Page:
The lawsuit suggests that the Mormon church redirected tithes toward its own $175 billion investment fund.
Three men have filed a lawsuit against The Church of Jesus Christ of Latter-day Saints, claiming that it misrepresented how it would use tens of thousands of dollars in tithing donations.
According to The Deseret, the lawsuit was filed earlier this week in U.S. District Court in Salt Lake City.
The complaint asserts that the church has, for decades, used “false pretenses” to obtain tithing donations. It names defendants including the church’s corporate offshoot—the Corporation of the President of The Church of Jesus Christ of Latter-day Saints—and Ensign Peak Advisors, Inc., which manages the church’s investments.
Collectively, the plaintiffs claim that they donated a combined $348,000 to the church. While they had expected this money to be used for charitable purposes, it was instead redirected to the church’s $175 billion investment fund.
Attorneys allege that donations were solicited from churchgoers under the pretense that their money would be given to “various philanthropies, including ‘Humanitarian Relief,’ which provides emergency assistance to victims of disasters.”
Instead, their donations were “permanently invested in accounts [the church] never uses for any charitable work, so that every year, an enormous portion of the donations are never spent for these—or any—purposes.”
“Rather than use these funds entrusted to it for charitable work, COP secreted donations away in Ensign in order to avoid the public scrutiny and accountability to the donors, and instead used them for purposes never contemplated by donors and contrary to representations by COP,” the 38-page lawsuit says.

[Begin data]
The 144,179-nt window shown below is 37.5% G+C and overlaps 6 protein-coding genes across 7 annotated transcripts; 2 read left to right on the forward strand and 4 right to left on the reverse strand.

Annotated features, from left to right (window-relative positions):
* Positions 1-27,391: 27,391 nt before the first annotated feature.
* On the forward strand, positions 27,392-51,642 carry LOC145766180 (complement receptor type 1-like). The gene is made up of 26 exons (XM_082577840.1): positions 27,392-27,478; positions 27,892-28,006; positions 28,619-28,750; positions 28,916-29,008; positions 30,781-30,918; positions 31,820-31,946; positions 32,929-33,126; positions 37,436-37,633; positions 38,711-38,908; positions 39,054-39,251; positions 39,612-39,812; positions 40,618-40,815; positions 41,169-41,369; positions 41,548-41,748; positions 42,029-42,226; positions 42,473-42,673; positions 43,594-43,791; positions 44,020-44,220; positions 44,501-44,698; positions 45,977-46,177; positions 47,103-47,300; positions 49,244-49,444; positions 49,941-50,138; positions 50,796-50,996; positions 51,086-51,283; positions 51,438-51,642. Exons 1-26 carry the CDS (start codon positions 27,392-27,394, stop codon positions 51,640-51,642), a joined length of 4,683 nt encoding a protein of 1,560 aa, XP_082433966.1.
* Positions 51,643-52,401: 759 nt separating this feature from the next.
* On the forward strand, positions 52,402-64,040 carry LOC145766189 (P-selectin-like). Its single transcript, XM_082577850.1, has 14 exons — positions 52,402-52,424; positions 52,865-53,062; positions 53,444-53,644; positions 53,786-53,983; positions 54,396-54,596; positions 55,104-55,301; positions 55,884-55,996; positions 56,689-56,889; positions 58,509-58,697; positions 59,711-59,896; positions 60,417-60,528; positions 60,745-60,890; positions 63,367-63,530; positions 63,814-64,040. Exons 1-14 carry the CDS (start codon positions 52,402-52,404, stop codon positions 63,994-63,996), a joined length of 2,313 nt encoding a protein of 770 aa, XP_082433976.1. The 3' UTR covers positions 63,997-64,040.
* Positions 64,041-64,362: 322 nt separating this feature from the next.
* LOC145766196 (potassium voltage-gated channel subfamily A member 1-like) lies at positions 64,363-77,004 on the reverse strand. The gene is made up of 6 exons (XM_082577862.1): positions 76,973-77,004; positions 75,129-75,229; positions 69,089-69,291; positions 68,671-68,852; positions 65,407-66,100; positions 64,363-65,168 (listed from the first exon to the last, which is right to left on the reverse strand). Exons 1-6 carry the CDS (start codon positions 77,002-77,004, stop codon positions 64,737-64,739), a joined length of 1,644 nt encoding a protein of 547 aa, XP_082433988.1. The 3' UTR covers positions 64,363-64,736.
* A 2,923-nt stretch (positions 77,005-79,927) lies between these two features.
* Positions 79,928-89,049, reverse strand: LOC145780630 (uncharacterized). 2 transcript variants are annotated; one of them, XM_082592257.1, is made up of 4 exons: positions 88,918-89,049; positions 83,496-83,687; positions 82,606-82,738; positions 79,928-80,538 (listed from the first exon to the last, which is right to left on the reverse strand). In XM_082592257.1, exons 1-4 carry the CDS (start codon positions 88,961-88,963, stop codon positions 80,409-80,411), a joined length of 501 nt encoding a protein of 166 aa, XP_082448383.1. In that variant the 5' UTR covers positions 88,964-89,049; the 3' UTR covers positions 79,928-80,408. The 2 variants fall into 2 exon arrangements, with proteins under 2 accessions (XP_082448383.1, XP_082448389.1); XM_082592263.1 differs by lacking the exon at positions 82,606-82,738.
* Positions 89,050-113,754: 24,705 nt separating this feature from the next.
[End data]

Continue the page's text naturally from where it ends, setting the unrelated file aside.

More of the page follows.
The New York Post notes that this latest lawsuit has attracted more criticism of the church’s controversial tithing practices, which typically requires that members give 10% of their income to the church.
“One hundred percent of every dollar donated is used to help those in need without regard to race, religion or ethnic origin,” the church says on its websites.
However, this lawsuit—along with another recently-filed claim—suggest that many donations are instead deposited with Ensign Peak, which manages the church’s investment funds.
“COP went to extreme lengths to conceal from the public and its members the actual disposition of donations. It created a special non-profit entity, Ensign, to hold and invest the donations,” the lawsuit alleges. “COP and Ensign egregiously understate the value of its holdings in public filings with the Internal Revenue Service and the Securities and Exchange Commission. This allowed COP to ensure the nature and extent of its assets remained hidden.”
These alleged practices remained hidden for years, until, in December 2019, a church whistleblower publicly revealed information about the investment fund.
The lawsuit repeats allegations made in another, similar lawsuit, including claims that the church used $1.4 billion in tithing funds to help pay for its City Creek Center in downtown Salt Lake City, as well as $600 million to bolster the Beneficial Financial Group during the 2008 housing crisis.
The church has continued to deny these allegations.